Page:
An Overview of Generic Trademarks

What Is A Generic Trademark?

A generic trademark, under Trademark Law, is a mark that has become synonymous with the name of a product or service to the extent that the trademark is seen as the product or service itself. Essentially, it’s when the brand name becomes the generic name for an entire category of products or services. This typically occurs when the product or service becomes so popular or common that its name becomes the colloquial or generic term for that particular type of product or service. For example, “Aspirin,” “Thermos,” and “Escalator” were once trademarked brand names that have since become genericized.

A significant point to note is that generic terms cannot be protected under Trademark Law. This is because trademarks are intended to identify the source of goods or services and distinguish them from those of other entities. When a term becomes generic, it fails to fulfill this function as it no longer distinguishes the goods or services of one entity from those of others.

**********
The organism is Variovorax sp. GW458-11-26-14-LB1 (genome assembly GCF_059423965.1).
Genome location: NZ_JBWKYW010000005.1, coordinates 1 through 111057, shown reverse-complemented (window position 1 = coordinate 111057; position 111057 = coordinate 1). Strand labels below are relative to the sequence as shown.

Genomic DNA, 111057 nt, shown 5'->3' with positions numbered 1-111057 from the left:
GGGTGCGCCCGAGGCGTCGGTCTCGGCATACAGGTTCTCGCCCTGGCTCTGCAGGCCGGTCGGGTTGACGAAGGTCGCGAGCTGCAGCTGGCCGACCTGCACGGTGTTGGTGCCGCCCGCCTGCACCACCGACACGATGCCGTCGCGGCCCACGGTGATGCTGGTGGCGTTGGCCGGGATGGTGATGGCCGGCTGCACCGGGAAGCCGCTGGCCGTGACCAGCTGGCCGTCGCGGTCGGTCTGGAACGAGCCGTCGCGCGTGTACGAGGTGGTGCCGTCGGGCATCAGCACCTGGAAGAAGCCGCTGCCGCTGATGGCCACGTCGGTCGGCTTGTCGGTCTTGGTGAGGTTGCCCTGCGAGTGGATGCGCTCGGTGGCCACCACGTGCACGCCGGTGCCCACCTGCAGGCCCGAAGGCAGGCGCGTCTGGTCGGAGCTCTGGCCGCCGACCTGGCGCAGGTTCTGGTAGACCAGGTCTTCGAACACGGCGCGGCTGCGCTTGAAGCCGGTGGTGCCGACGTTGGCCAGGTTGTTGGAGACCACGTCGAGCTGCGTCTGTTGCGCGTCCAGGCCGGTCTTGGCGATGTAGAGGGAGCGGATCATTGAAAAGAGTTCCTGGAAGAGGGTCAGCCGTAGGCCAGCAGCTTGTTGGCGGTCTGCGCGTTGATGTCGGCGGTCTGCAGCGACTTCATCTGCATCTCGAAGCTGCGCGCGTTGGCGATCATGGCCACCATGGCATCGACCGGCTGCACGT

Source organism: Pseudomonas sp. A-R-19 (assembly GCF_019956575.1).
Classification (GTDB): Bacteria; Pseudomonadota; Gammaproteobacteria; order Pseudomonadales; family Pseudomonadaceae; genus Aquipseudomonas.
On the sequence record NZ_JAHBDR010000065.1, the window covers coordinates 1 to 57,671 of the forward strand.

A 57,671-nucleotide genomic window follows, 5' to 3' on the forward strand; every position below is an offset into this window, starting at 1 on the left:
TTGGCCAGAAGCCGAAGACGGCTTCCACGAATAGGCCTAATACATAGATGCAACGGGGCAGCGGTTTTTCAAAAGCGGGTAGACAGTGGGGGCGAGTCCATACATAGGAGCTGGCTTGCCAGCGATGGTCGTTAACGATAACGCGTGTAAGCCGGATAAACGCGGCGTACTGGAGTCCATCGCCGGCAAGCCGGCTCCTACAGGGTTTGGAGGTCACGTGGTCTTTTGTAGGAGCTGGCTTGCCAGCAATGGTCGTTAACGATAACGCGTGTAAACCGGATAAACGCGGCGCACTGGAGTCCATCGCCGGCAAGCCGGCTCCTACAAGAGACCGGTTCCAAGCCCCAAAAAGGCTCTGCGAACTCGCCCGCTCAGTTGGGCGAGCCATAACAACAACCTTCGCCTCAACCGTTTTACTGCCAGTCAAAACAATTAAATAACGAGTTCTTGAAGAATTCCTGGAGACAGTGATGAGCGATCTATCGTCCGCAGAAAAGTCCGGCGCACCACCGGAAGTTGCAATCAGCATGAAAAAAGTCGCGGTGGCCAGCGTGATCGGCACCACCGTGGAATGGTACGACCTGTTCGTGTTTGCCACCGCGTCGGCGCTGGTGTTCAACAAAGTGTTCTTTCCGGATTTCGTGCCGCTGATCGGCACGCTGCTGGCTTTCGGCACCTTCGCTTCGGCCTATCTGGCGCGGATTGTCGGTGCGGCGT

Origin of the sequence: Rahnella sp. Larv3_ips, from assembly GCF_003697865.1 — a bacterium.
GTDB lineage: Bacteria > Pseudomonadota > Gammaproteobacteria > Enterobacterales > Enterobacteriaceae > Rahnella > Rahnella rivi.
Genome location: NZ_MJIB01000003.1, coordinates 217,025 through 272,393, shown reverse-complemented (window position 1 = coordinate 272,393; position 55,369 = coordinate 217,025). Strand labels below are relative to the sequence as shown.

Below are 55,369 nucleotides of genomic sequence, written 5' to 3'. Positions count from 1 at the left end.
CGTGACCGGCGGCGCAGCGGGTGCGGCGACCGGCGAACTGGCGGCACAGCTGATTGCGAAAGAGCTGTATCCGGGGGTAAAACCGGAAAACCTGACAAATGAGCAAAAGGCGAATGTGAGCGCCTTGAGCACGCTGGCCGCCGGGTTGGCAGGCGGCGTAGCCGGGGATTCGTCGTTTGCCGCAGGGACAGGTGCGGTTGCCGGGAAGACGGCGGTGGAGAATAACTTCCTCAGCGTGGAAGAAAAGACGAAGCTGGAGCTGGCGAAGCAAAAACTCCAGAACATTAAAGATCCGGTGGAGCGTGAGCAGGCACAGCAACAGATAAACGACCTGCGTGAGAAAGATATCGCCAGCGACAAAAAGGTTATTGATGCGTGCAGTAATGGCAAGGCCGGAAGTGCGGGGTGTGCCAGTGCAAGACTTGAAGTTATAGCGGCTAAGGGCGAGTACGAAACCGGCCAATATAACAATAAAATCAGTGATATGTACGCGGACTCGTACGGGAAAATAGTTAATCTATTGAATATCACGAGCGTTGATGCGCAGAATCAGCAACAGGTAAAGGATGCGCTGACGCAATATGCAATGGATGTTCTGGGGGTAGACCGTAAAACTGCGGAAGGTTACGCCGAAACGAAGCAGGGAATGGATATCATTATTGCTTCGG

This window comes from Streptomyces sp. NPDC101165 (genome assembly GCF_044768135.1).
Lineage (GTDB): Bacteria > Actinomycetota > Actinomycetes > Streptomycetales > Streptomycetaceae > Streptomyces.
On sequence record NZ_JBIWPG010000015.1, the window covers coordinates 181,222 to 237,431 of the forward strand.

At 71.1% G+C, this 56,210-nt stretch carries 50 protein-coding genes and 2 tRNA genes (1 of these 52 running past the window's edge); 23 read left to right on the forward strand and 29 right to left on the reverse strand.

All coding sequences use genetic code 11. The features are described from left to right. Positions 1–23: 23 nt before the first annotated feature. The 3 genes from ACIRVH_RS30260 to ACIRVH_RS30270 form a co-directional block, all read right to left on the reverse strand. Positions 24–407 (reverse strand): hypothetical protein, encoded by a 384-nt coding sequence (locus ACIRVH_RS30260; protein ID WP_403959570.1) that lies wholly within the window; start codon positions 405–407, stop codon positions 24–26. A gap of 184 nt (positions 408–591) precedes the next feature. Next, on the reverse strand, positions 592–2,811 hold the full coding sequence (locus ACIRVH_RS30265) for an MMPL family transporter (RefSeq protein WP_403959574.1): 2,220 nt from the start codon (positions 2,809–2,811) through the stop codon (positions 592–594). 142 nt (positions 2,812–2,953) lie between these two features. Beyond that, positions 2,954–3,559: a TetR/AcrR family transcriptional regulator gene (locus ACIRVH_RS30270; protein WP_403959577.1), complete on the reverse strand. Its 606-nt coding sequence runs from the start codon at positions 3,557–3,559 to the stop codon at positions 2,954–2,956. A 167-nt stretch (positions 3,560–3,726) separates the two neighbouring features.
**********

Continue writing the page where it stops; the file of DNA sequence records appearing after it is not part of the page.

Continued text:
The United States Patent and Trademark Office (USPTO) has a key role in determining whether a term has become generic. When a trademark application is submitted to the USPTO, the application is reviewed by an examining attorney who determines whether the proposed mark is likely to cause confusion, is descriptive, or is generic.

If the examining attorney determines that the proposed mark is generic for the goods or services for which registration is sought, the application will be refused registration on the Principal Register under the Trademark Act. The applicant may argue against a refusal by providing evidence that the mark has acquired distinctiveness through substantial exclusive and continuous use in commerce for the five years before the date of the claim of distinctiveness.